News and Events

Participation to Cultural Innovation event

The MTG will participate in an event about cultural innovation organized by Culture Institute of Barcelona City Council, that will take place on March 10th 4PM at Canòdrom-Parque de Investigación Creativa (Barcelona).

Sonia Espí will introduce Freesound and participate in a debate about digital heritage.

 

8 Mar 2017 - 13:01 | view
Sónar Innovation Challenge 2017: Call for Creators
This year the MTG is once again collaborating with the Sónar+D festival to organize the Sónar Innovation Challenge (SIC).
 
SIC is a platform for the collaboration between innovative tech companies and the creative community (programmers, designers, artists) that aims to produce disruptive prototypes to be showcased in Sonar+D. The interaction between companies and creators happens through challenges proposed by the companies themselves. Challenges are open questions to the creative community, that can be approached from a technical and/or artistic perspective.
 
This year SIC proposes 6 challenges that span from intelligent DJ assistants and context-aware music flow, to VR, interface design and affective computing. The calendar of SIC:
  • March 6th - April 7th: Open Call for Creators. You can apply to one or more challenges from the website.
  • April 21st: Announcement of selected participants. A group of 5 creators will be assigned to each challenge. This means that you will work in the challenge collaborating with others.
  • May 1st - June 13th: You will have the chance to meet and work remotely with your team to plan the best solution for the challenge in collaboration with company mentors.
  • June 13th: Kick-off meeting @ Barcelona (place TBC)
  • June 14th-16th: working session & showcases @ Sonar+D (Barcelona)
  • June 17th: you will chill out and enjoy Sónar+D and Sónar Festival
The selection process will be based on the profile, motivation and previous experience of participants. Also, creators coming from abroad will receive a travel aid to help them cover mobility and accommodation expenses. 
 
7 Mar 2017 - 12:44 | view
Special Issue in IEEE Multimedia Magazine

Emilia Gómez has co-edited, in collaboration with Cynthia Liem (TU Delft, The Netherlands) and George Tzanetakis (University of Victoria, Canada), a Special Issue at IEEE Multimedia Magazine on the topic of Multimedia Technologies for Enriched Music Performance, Production, and Consumption. This special issue gathers state-of-the-art research on multimedia methods and technologies aimed at enriching music performance, production and consumption, and it is linked to the topic of the recently finished PHENICX project. This is the full reference to the editorial paper: 

Liem, C., Gómez, E., Tzanetakis, G. (2017), Multimedia Technologies  for Enriched Music Performance, Production and Consumption, IEEE Multimedia Magazine, 24(01), pp. 20-23.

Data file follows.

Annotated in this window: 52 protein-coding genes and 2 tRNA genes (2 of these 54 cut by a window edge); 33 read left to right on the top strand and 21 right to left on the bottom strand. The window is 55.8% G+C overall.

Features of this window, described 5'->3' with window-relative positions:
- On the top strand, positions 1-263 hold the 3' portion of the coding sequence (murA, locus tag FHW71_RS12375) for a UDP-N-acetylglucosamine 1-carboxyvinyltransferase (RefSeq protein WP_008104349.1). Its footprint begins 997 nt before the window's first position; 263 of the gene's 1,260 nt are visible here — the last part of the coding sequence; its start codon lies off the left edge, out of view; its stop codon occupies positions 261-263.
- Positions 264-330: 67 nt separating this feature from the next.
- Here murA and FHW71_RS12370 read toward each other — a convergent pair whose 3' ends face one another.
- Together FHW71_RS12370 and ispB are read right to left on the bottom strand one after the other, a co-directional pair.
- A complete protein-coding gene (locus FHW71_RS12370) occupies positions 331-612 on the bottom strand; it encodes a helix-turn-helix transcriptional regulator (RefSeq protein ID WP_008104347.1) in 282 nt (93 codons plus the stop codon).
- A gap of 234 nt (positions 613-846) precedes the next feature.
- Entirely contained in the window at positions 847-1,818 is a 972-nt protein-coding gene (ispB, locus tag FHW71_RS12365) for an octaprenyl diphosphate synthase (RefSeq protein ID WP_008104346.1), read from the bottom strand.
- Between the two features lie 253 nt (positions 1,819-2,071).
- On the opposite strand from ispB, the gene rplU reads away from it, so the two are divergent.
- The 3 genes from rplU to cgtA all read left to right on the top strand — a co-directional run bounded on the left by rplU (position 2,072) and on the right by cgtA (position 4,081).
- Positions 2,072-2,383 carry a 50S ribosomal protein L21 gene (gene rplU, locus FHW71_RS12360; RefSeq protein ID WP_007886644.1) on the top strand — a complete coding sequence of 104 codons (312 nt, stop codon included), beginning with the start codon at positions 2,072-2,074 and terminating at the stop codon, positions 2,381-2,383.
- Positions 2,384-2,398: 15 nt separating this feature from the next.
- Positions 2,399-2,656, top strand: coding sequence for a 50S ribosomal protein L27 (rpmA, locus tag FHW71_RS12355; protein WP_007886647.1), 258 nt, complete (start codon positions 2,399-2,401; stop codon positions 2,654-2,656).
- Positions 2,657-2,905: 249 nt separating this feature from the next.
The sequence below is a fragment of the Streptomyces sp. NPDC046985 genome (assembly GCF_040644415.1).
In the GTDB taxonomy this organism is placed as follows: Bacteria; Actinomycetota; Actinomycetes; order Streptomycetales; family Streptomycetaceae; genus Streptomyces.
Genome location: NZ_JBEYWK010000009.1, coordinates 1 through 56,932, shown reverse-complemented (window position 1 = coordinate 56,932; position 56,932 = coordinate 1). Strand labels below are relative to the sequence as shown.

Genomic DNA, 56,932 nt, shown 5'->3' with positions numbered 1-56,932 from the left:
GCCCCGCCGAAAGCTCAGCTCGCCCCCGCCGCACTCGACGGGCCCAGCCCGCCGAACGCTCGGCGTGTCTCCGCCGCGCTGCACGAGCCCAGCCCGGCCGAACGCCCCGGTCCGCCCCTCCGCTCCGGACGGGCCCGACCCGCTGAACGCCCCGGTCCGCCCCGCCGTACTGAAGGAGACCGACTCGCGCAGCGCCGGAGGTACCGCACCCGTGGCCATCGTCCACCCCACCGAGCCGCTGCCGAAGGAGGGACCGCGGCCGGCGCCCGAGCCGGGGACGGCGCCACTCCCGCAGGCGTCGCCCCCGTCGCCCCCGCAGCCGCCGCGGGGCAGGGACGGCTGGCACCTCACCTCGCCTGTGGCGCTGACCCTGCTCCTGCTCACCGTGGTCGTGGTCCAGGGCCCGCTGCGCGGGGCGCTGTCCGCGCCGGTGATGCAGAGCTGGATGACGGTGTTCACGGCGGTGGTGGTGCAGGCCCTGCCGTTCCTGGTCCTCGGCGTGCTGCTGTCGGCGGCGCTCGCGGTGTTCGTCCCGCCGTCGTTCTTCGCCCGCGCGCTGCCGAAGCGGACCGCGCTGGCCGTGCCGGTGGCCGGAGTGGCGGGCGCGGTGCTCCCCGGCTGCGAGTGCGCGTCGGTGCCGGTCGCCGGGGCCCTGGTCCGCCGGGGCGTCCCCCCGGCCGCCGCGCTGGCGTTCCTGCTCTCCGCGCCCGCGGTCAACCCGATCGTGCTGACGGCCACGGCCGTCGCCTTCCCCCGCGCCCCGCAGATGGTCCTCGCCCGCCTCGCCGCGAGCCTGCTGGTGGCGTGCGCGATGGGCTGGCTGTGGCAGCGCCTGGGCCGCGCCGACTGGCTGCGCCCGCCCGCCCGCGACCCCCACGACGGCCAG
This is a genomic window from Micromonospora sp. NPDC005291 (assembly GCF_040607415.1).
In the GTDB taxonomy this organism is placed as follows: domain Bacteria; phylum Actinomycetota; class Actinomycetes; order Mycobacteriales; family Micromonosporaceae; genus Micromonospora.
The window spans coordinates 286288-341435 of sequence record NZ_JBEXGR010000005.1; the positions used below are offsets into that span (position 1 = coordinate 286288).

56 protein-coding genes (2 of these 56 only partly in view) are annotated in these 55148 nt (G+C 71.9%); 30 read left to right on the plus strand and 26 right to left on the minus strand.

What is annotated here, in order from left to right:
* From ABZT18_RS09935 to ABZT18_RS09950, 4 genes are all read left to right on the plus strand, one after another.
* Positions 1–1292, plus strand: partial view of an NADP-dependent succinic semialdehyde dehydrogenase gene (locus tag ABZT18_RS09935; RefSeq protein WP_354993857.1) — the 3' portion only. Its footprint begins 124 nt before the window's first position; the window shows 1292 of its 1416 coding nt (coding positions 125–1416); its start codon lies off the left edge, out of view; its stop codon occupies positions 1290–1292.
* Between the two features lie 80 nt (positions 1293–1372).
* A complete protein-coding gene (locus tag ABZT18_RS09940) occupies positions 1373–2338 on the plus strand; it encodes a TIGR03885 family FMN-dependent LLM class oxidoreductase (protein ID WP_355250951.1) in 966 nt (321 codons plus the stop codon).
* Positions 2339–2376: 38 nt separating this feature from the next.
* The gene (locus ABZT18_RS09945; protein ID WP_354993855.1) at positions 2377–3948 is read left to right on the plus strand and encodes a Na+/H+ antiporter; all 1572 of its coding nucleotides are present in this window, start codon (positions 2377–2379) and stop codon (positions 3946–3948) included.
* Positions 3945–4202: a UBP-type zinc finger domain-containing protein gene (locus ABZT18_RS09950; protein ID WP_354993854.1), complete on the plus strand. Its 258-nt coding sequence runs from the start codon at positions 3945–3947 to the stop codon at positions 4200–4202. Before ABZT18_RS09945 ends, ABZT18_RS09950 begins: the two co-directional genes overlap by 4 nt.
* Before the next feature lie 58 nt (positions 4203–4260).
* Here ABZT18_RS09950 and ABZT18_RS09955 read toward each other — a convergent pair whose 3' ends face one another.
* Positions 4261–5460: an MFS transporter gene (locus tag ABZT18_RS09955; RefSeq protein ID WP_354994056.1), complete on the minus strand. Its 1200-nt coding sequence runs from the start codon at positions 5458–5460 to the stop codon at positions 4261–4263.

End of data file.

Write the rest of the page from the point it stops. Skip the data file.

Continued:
The full issue can be accessed here.

7 Mar 2017 - 11:52 | view
Participation to ICASSP 2017

Jordi Pons participates to the 42th International Conference on Acoustics, Speech, and Signal Processing (ICASSP 2017) which takes place in New Orleans, USA, on March 5-9, 2017. He presents the following paper done in the context of the Maria de Maeztu DTIC strategic program.

Jordi Pons and Xavier Serra. "Designing Efficient Architectures for Modeling Temporal Features with Convolutional Neural Networks."

6 Mar 2017 - 10:41 | view
OVAL by OVAL SOUND
9 Mar 2017
Alex Posada, co-founder of Oval Sound, will give a talk on their music tech startup and the Oval, the first digital Handpan ever developed. The talk will take place on Thursday, March 9th 2017, at 12:00h in room 55.410 of the Communication Campus.
 
OVAL by OVAL SOUND
 
Founded in 2014 by Ravid Goldschmidt and Alex Posada in Barcelona (Spain), OVAL SOUND is the music technology startup behind Oval, the first digital Handpan ever developed.
 
The Oval is a new electronic musical instrument designed from the ground-up to revolutionize music creation, learning and live performance. This next generation instrument has sensitive multi-gesture sensors to combine the expressiveness of an acoustic instrument, with the flexibility of modern digital synthesis. To take full advantage of each subtle gesture, the Oval comes with its own multi-platform synthesis and effects app which when paired together, create a truly immersive playing experience.
The Oval app supports both iOS and Android, and comes with custom high- quality sound libraries ready to play. Or if you're feeling adventurous, you can connect the Oval to your favorite MIDI-enabled music apps, synths and even lighting rigs - the possibilities are endless.
 
The project was launched via a crowdfunding campaign on Kickstarter, and to this day remains one of the most successful campaigns on the platform in 2015.
 
2 Mar 2017 - 10:28 | view